Visionable’s solutions have been created specifically for healthcare organisations, with their security requirements considered and embedded in the design – including AE 256 encryption. As a result, we are one of only two UK companies approved for patient consultations in secure settings, such as prisons.
2. Cyber attackers are increasingly viewing prominent collaboration platforms as an opportunity for hacking
The popularity of Microsoft Teams (270 million monthly active users) and Zoom (470,000 paying business customers) makes them attractive opportunities for cyber attackers. Unlike email accounts, end-users have “an inherent trust of the platform” making them less suspicious of unusual activity.
Attackers are “beginning to understand and better utilise Teams as a potential attack vector”. Research by Avanan recently discovered thousands of attacks involving malware through an .exe file dropped into Teams conversations. When clicked, the file would install a Trojan on a user’s computer, which would subsequently install malware.
Microsoft Teams is the most impersonated company for phishing attempts, accounting for 43% of fraudulent company emails sent to users. Time-pressed and stressed workers, such as those in healthcare settings, are particularly susceptible to attacks because they often do not have a chance to pause and assess if something looks wrong.
Attackers are experts at making phishing messages look incredibly realistic. For example, when a user is not actively using Teams or is away from their computer, Teams will send an email notification containing a link to the missed message. Attackers often exploit this feature to launch phishing attacks using malicious code.
Zoom users are experiencing similar threats, such as messages advising them that their Zoom account has been suspended – with a link to capture their Zoom credentials.
An effective mitigation for this threat is two factor authentication; by asking for a second form of identification, it is less likely that a cyber attacker can gain access to data by pretending to be the user.
3. Accidental sharing and data leakage is common
The guest access functionality in Microsoft Teams and Zoom also risks leading to data leaks and unauthorised access. For example, files can be shared with external users or guests for longer than required, or users may not realise there is an external user present in a channel. Similarly, continuing to provide access to a user even after the external meeting has ended risks data leakage or accidental visibility of confidential files.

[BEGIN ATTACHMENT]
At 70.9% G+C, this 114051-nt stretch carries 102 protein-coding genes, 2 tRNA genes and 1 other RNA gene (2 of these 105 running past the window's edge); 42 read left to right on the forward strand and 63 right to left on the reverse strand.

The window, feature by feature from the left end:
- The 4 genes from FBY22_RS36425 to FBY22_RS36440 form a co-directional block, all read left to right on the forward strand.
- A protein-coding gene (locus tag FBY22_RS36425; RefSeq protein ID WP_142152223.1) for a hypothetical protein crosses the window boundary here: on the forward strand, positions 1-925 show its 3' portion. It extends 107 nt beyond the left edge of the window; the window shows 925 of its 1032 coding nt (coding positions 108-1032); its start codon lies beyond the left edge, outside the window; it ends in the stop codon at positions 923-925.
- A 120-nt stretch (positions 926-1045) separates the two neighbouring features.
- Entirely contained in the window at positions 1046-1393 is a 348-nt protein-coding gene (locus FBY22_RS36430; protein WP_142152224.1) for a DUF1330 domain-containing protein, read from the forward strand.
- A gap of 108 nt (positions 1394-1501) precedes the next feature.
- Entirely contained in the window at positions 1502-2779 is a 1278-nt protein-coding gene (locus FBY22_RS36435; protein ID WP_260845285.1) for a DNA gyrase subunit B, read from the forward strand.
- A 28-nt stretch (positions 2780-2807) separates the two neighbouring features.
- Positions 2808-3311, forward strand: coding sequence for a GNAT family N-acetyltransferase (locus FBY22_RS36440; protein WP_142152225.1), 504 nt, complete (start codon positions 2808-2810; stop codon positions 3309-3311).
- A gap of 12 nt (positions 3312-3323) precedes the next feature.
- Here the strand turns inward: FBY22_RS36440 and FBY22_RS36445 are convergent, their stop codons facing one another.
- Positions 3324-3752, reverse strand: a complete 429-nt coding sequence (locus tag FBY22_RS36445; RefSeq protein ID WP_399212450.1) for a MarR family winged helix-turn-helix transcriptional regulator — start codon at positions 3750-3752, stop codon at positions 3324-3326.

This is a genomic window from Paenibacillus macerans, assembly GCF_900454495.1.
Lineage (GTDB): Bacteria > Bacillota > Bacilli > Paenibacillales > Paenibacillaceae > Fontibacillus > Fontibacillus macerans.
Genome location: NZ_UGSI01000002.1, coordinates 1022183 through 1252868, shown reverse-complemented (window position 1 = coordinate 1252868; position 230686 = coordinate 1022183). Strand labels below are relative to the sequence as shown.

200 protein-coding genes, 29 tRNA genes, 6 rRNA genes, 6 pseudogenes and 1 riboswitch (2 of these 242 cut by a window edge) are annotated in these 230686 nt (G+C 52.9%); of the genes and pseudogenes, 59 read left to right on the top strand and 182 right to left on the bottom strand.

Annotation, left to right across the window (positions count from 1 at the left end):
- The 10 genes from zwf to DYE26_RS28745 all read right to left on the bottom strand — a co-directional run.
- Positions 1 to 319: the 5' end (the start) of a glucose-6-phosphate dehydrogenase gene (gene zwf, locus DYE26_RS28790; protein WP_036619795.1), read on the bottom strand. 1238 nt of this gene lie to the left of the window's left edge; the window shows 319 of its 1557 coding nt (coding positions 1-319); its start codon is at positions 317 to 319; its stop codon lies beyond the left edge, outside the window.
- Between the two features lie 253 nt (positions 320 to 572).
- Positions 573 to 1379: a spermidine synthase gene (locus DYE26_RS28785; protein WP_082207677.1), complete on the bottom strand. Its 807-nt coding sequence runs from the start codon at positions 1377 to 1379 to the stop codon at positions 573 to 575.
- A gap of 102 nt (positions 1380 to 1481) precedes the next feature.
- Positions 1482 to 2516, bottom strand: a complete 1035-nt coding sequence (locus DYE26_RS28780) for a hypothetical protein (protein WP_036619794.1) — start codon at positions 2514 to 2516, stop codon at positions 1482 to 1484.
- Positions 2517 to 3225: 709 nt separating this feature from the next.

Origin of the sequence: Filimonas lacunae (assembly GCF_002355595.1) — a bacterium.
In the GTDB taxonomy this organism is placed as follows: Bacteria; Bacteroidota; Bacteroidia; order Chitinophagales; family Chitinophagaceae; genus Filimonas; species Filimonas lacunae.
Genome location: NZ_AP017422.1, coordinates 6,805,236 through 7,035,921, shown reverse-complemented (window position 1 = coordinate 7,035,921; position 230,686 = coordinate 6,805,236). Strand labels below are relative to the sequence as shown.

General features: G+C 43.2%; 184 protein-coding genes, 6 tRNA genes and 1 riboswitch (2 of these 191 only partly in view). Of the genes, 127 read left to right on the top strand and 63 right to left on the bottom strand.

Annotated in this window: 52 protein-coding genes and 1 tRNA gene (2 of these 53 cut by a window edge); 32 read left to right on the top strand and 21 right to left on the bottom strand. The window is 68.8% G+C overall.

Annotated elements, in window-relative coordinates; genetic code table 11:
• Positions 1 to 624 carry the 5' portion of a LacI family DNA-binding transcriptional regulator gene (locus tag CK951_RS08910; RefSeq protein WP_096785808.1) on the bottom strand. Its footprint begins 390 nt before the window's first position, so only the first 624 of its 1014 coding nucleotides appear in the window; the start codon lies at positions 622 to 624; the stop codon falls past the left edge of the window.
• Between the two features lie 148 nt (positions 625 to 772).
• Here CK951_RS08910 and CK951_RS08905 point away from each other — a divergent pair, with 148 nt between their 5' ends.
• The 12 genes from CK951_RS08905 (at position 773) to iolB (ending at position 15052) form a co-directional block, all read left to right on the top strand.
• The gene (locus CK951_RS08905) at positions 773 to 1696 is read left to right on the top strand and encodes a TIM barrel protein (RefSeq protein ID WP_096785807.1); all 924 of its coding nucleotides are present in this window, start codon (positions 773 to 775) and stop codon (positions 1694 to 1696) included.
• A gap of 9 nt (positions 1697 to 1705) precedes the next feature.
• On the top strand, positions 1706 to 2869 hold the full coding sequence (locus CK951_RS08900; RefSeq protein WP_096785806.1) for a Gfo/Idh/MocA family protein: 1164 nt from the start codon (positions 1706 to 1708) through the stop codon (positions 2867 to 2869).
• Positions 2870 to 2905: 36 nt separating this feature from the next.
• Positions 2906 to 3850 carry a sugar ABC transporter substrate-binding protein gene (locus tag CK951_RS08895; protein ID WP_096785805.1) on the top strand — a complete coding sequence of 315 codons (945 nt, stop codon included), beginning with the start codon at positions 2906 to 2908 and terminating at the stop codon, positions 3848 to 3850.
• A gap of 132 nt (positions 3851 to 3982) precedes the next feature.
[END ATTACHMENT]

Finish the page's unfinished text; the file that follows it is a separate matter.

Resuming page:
Aside from guest and external access, accidental sharing internally is a risk due to the simplicity for users to create a new Team, add members and start collaborating. The ease of this process is beneficial in promoting collaboration; however, without the right restrictions in place there is a risk that multiple groups are created and abandoned, leading to potential lack of oversight and life cycle management. As a result, sensitive PHI could be at risk due to outdated or incorrect sharing settings that violate information protection.
What’s more, if a meeting URL is leaked in Teams or Zoom, there is no other gating factor to prevent the wrong person joining a session. Visionable’s platform has been specifically designed to overcome this vulnerability by ensuring users can verify the identity of anyone joining. For example, there is an informed consent process which means a moderator must verify the person entering the call is who they say they are; this is done via a pass phrase, date of birth and postcode or patient ID information.
A security-first collaboration platform, designed with healthcare in mind
Although cybersecurity risks in healthcare remain a challenge, Visionable is proud to be designed with healthcare security in mind and will continue to overcome these common vulnerabilities of alternative collaboration solutions.